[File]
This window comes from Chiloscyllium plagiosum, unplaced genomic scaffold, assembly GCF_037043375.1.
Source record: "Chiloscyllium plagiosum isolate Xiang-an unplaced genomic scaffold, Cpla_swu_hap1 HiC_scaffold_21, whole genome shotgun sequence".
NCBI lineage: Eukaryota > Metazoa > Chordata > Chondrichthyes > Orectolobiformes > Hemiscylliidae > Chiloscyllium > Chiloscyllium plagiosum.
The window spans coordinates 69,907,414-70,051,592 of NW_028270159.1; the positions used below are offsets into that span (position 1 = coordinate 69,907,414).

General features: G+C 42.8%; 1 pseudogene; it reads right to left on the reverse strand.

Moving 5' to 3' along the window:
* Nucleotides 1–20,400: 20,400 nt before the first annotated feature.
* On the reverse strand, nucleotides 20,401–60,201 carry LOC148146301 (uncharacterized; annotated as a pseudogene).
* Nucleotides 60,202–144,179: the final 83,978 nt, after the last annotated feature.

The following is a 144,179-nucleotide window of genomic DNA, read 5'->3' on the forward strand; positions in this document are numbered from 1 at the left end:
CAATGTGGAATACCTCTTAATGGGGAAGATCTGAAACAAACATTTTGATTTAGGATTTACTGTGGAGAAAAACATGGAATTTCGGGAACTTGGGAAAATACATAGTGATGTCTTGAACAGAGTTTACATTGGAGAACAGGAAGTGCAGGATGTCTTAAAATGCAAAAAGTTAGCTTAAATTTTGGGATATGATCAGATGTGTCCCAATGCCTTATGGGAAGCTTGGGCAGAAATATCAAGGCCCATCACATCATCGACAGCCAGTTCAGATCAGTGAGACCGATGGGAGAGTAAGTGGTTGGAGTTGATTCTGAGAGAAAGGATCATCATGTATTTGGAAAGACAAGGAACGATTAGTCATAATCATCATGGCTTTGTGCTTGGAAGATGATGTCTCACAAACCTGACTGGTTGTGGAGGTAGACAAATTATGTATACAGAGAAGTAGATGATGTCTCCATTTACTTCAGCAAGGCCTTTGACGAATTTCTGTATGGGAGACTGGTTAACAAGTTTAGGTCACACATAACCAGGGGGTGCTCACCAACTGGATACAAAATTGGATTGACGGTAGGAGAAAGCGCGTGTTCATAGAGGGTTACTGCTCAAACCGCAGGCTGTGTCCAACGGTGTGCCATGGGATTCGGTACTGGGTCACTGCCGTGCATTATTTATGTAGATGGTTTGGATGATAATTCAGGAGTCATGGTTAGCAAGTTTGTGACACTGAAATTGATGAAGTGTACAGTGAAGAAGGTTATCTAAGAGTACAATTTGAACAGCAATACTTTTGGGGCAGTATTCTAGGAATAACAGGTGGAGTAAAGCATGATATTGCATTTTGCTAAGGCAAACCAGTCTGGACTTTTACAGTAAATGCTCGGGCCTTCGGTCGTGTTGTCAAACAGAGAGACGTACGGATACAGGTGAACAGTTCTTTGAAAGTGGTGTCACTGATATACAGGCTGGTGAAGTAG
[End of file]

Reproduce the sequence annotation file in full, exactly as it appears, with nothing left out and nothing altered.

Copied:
This window comes from Chiloscyllium plagiosum, unplaced genomic scaffold, assembly GCF_037043375.1.
Source record: "Chiloscyllium plagiosum isolate Xiang-an unplaced genomic scaffold, Cpla_swu_hap1 HiC_scaffold_21, whole genome shotgun sequence".
NCBI lineage: Eukaryota > Metazoa > Chordata > Chondrichthyes > Orectolobiformes > Hemiscylliidae > Chiloscyllium > Chiloscyllium plagiosum.
The window spans coordinates 69,907,414-70,051,592 of NW_028270159.1; the positions used below are offsets into that span (position 1 = coordinate 69,907,414).

General features: G+C 42.8%; 1 pseudogene; it reads right to left on the reverse strand.

Moving 5' to 3' along the window:
* Nucleotides 1–20,400: 20,400 nt before the first annotated feature.
* On the reverse strand, nucleotides 20,401–60,201 carry LOC148146301 (uncharacterized; annotated as a pseudogene).
* Nucleotides 60,202–144,179: the final 83,978 nt, after the last annotated feature.

The following is a 144,179-nucleotide window of genomic DNA, read 5'->3' on the forward strand; positions in this document are numbered from 1 at the left end:
CAATGTGGAATACCTCTTAATGGGGAAGATCTGAAACAAACATTTTGATTTAGGATTTACTGTGGAGAAAAACATGGAATTTCGGGAACTTGGGAAAATACATAGTGATGTCTTGAACAGAGTTTACATTGGAGAACAGGAAGTGCAGGATGTCTTAAAATGCAAAAAGTTAGCTTAAATTTTGGGATATGATCAGATGTGTCCCAATGCCTTATGGGAAGCTTGGGCAGAAATATCAAGGCCCATCACATCATCGACAGCCAGTTCAGATCAGTGAGACCGATGGGAGAGTAAGTGGTTGGAGTTGATTCTGAGAGAAAGGATCATCATGTATTTGGAAAGACAAGGAACGATTAGTCATAATCATCATGGCTTTGTGCTTGGAAGATGATGTCTCACAAACCTGACTGGTTGTGGAGGTAGACAAATTATGTATACAGAGAAGTAGATGATGTCTCCATTTACTTCAGCAAGGCCTTTGACGAATTTCTGTATGGGAGACTGGTTAACAAGTTTAGGTCACACATAACCAGGGGGTGCTCACCAACTGGATACAAAATTGGATTGACGGTAGGAGAAAGCGCGTGTTCATAGAGGGTTACTGCTCAAACCGCAGGCTGTGTCCAACGGTGTGCCATGGGATTCGGTACTGGGTCACTGCCGTGCATTATTTATGTAGATGGTTTGGATGATAATTCAGGAGTCATGGTTAGCAAGTTTGTGACACTGAAATTGATGAAGTGTACAGTGAAGAAGGTTATCTAAGAGTACAATTTGAACAGCAATACTTTTGGGGCAGTATTCTAGGAATAACAGGTGGAGTAAAGCATGATATTGCATTTTGCTAAGGCAAACCAGTCTGGACTTTTACAGTAAATGCTCGGGCCTTCGGTCGTGTTGTCAAACAGAGAGACGTACGGATACAGGTGAACAGTTCTTTGAAAGTGGTGTCACTGATATACAGGCTGGTGAAGTAG